Moses Muriuki explains how greenhouse fish farming works. Photo Business Daily.
Farmers in Meru County are using greenhouses for rearing fish in a move intended to beat the cold weather with the delicacy growing faster in this environment as compared to outside ponds.
Moses Muriuki, a farmer at Kethera, South Imenti, said that after keeping fish in open ponds for more than 10 years he discovered that they take too long to mature, and resorted to housing them in greenhouse ponds.
“I started with 5,000 fish nearly a year ago. The fish in ponds outside this greenhouse are four months older than those in here yet they are the same size.
“The ones in the greenhouse, mature faster since it is warmer,” he said, adding that many farmers were turning to greenhouses to hasten the maturity of their fish.
However, the farmers complained of lack of market
“At the moment we are selling fish at Sh300 a kilo and my estimate is that I will earn more than Sh2.5 million from the harvest. But these are only wishes because the fish has matured yet there is no market,” said Mr Muriuki.
Another farmer, Johnson Mbaya, said he has 2,000 fish in three ponds that he expects would earn him over Sh500,000 but he was still looking for a buyer.
The farmers are banking on the revival of a processing plant, built at Kanyakine in 2010 at a cost Sh58 million, which was grounded just a few months after the launch.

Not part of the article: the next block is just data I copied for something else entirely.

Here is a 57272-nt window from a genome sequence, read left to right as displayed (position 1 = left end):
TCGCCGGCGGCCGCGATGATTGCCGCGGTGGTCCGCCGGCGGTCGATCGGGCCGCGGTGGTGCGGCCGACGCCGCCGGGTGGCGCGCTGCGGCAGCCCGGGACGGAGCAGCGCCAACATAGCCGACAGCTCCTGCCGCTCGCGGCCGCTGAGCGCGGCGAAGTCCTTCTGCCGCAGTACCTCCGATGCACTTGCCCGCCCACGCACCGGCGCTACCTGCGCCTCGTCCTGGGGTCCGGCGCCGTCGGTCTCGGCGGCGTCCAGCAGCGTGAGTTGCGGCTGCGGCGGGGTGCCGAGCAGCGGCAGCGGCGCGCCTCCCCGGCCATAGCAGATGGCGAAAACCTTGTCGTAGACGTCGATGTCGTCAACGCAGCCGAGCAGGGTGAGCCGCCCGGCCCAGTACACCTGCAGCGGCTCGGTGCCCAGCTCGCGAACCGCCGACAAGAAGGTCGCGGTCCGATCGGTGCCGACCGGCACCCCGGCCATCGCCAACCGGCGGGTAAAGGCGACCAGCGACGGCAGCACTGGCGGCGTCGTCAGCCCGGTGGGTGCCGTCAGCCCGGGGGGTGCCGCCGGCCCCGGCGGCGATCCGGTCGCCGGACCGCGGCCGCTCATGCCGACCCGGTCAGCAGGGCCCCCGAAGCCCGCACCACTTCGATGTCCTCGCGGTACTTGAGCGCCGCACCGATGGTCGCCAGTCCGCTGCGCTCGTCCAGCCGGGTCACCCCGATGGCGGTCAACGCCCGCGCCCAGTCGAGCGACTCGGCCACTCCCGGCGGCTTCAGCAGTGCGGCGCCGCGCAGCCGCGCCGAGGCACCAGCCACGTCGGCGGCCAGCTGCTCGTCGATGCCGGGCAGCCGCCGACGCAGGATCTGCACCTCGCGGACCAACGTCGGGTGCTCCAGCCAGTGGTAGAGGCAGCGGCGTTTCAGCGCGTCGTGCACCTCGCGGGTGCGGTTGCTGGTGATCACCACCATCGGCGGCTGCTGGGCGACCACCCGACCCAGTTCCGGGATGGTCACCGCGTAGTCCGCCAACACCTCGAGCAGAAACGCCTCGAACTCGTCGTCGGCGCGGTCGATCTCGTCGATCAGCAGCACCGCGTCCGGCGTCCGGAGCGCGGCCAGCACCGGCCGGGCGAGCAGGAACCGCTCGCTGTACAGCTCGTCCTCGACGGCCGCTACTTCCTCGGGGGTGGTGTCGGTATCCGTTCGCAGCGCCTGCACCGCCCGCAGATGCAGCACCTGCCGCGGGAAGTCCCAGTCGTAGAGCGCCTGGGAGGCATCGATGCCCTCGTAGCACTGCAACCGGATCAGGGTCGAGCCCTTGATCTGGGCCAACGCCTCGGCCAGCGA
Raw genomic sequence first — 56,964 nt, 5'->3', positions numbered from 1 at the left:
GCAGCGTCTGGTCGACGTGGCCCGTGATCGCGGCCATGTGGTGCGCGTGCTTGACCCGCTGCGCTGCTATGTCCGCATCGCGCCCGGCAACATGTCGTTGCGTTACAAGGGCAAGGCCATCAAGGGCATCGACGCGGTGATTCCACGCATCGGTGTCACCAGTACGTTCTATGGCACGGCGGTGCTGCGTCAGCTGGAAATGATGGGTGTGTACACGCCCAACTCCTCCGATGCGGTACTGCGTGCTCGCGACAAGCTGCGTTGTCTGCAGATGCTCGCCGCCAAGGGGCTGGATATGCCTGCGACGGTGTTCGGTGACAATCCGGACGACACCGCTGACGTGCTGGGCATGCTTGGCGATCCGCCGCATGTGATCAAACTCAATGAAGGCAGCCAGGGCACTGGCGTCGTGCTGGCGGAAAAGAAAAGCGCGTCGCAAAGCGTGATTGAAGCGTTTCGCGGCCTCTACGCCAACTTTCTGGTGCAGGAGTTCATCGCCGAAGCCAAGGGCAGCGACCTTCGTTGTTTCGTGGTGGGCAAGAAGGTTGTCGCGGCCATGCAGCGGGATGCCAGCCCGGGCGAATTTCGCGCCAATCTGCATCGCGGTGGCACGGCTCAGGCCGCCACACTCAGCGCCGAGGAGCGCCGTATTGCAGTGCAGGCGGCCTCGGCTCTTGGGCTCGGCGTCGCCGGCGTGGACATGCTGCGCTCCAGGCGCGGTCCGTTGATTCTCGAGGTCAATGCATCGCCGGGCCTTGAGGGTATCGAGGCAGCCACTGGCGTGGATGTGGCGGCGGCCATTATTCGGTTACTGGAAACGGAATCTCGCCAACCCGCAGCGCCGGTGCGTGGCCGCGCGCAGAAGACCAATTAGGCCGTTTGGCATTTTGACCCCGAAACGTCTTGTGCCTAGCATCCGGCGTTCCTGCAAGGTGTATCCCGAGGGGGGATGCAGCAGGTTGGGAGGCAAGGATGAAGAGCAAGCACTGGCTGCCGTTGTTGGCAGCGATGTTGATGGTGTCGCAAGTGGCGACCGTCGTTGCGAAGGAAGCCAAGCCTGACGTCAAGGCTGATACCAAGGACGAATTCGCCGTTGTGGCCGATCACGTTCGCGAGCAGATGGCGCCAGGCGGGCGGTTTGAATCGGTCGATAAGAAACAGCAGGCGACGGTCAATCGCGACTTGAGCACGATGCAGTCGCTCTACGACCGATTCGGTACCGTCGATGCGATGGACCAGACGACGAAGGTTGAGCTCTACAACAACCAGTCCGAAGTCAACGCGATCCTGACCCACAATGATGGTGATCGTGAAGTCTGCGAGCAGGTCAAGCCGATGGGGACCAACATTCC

The facility was one of the five factories in the country set up as part of the Economic Stimulus Programme (ESP) in 2009.
However, fish farming failed to take off after farmers abandoned it due to lack of market for their catch.
The factory, which has coolers and a fish feed processor, was also envisaged to producing sausages, samosas, fish fingers and smokies but these products are not being processed due to lack of some equipment, said Benson Murithi, the manager. He said they need a meat mincer, a mixer and sausage filler which cost about Sh1.6 million.
“We cannot buy all the fish from farmers because we have not secured enough orders.
“The factory has a processing capacity of 12 tonnes per week but now we are doing about 500 kilos,” he said.
“The main problem for us is securing market for fish because the more orders we get the more we will buy from farmers. We need more people going out there to market our products but that capacity is lacking.”
The manager said that at full capacity the factory could earn farmers over Sh54 million per month. However, he said, the potential can only be reached with a ready market and offering extension services to farmers.
On the brighter side, lack of market has led to some farmers embracing value addition. One of the farmers has opened a micro-processing factory with capacity to process up to 100 kilos of fish per day. The facility also has a restaurant where sausages, samosas, kebabs, burgers and fish balls are served. Joseph Mutwiri, the proprietor, said he came up with the idea after realising his catch was going to waste. “We have a small capacity to process between 50 and 100 kilos of fish, producing over 1,000 sausages per a day. We hope to expand in future according to demand because we will also supply the products to supermarkets and outside Meru County,” Mr Mutwiri said during an interview at the factory based at Makutano.
Besides selling the products through his retail outlet, Mr Mutwiri said vendors can buy whole fish and fillet for resell.
“We have registered at least 40 farmers who will supply the plant mainly with tilapia and catfish. However, we are facing a challenge because most of the fish weighs below 300 grams yet we need 400 grams for tilapia and one kilo for catfish,” he said.